ME 5973. Special Project. (0-0) 3 Credit Hours.

Prerequisites: Permission in writing (form available) from the instructor and the Graduate Advisor of Record. The directed research course is offered only for nonthesis option students and may involve either a laboratory or a theoretical problem. The course requires an oral presentation of the work done at the end of the semester. May be repeated for credit, but not more than 6 hours, regardless of discipline, will apply to the Master’s degree.

ME 6043. Continuum Mechanics. (3-0) 3 Credit Hours.

Prerequisite: Graduate standing in engineering or consent of instructor. The general purpose of the class is to introduce continuum mechanics, the equations of motion, various reference frames, and constitutive modeling. Topics covered in the class include the stress and strain tensors, equations of motion, finite elasticity, shock waves, plasticity theory, virtual displacements and nonlocal formulations.

ME 6113. Experimental Techniques in Engineering. (2-3) 3 Credit Hours.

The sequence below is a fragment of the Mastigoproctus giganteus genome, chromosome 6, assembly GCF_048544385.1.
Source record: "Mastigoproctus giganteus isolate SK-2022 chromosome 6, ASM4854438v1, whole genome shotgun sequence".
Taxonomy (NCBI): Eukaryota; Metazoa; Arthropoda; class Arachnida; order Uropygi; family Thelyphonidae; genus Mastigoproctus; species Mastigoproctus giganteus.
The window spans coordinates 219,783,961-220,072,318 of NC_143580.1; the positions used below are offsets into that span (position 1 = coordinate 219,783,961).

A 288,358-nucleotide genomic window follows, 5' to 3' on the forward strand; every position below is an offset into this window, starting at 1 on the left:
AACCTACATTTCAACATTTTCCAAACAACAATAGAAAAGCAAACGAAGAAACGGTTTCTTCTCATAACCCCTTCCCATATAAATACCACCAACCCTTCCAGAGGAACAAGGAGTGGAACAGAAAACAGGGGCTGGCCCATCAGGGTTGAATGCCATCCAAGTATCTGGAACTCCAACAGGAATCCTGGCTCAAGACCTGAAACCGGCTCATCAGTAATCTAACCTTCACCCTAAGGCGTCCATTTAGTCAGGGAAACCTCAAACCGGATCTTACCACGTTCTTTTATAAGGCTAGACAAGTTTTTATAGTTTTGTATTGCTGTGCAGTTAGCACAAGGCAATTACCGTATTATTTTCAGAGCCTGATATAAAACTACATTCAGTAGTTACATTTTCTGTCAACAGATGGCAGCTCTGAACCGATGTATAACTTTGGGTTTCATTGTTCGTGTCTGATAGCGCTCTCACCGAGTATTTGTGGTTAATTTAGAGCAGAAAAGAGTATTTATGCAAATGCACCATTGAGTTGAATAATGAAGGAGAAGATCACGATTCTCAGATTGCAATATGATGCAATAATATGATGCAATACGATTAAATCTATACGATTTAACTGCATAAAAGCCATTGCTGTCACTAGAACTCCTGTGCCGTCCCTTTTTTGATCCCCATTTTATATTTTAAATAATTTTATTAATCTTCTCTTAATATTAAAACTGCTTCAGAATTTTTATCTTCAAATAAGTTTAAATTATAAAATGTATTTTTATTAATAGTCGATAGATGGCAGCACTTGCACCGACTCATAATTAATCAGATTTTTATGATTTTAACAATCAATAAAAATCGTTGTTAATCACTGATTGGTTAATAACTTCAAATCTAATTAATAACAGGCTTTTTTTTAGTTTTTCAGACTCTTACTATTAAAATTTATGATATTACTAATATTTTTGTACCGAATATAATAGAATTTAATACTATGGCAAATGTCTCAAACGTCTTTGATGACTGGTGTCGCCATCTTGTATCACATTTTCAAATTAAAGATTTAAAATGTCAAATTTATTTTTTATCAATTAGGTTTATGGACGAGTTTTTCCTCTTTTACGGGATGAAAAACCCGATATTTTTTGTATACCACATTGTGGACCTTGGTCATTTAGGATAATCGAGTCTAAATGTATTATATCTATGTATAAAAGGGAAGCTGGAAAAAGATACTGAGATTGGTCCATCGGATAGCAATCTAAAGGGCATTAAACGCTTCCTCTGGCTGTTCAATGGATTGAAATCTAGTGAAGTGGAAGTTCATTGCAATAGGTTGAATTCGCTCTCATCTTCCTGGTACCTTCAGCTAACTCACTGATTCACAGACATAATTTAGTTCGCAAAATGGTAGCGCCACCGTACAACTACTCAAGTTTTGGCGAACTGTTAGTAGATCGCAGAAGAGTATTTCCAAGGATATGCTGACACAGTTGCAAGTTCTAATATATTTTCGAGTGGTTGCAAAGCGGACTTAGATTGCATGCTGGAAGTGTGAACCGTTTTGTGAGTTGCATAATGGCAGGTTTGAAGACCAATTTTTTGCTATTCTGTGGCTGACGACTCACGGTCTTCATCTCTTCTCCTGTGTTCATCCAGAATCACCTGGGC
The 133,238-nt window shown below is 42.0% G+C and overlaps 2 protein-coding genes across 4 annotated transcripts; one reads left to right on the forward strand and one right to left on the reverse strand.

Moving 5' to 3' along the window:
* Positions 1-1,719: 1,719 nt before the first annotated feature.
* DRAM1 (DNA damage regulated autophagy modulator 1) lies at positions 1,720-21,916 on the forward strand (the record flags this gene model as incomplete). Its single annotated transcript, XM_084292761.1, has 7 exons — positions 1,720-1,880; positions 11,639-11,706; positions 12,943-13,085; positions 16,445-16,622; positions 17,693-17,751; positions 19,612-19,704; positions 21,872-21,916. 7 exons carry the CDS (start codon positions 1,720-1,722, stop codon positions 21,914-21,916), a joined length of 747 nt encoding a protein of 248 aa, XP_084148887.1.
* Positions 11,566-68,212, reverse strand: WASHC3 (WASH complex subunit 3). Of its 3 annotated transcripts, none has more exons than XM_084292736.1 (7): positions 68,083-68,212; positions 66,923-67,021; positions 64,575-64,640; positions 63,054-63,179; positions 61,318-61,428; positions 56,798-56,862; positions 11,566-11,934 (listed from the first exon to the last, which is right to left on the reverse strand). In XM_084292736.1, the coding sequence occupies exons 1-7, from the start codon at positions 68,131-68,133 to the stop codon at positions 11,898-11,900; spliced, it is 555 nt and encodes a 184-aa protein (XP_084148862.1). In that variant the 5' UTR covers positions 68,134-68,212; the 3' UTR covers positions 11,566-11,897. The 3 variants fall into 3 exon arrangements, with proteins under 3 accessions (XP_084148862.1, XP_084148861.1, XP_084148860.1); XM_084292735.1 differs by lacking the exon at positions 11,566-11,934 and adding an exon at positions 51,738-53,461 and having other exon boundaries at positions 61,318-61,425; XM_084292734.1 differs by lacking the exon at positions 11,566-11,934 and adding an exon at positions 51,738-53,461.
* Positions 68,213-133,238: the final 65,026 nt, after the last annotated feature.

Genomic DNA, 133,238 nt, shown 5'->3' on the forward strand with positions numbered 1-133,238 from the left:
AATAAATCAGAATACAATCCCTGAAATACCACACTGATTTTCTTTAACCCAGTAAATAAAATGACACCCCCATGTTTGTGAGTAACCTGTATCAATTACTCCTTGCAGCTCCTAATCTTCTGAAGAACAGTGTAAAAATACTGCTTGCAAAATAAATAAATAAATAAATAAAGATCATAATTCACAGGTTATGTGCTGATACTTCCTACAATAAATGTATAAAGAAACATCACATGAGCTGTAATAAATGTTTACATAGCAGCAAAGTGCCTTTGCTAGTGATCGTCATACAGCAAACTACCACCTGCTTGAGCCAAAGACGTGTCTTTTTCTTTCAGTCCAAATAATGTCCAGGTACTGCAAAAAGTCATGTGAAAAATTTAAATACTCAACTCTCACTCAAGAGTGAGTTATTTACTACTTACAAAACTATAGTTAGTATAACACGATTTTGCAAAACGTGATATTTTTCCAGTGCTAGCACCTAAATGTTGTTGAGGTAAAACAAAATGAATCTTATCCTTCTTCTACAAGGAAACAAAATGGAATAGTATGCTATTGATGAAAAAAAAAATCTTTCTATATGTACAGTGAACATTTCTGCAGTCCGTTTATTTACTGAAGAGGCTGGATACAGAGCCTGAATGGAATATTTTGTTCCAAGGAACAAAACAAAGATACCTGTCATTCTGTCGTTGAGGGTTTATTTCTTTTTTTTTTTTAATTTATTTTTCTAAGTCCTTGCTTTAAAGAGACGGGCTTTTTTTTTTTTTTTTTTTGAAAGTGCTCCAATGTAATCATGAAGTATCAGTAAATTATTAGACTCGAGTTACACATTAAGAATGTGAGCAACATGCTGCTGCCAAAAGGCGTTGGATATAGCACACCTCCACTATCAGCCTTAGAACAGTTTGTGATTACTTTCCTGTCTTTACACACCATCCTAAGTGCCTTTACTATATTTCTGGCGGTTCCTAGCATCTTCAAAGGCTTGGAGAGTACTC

Prerequisites: Graduate standing and consent of instructor. Laboratory-based course focused on experimental testing, accounting for sources of errors, and analysis including uncertainty, graphing, and curve fitting. Modern transducers and measurement and data acquisition techniques will be discussed and utilized in the context of engineering laboratories and a course project.

ME 6133. Advanced Control of Mechanical Systems. (2-3) 3 Credit Hours.

Prerequisite: Graduate standing in engineering. Input-output and state space representation of discrete time mechanical systems; controllability, observability, and stability; design and analysis of digital control systems in transform and time domain; state observer; linear quadratic optimal control, stochastic state estimation, linear quadratic Gaussian problem, loop transfer recovery, adaptive control and model reference adaptive systems, self-tuning regulators, repetitive control, application to mechanical systems including hard disk drives, intelligent vehicle, motor drives, etc.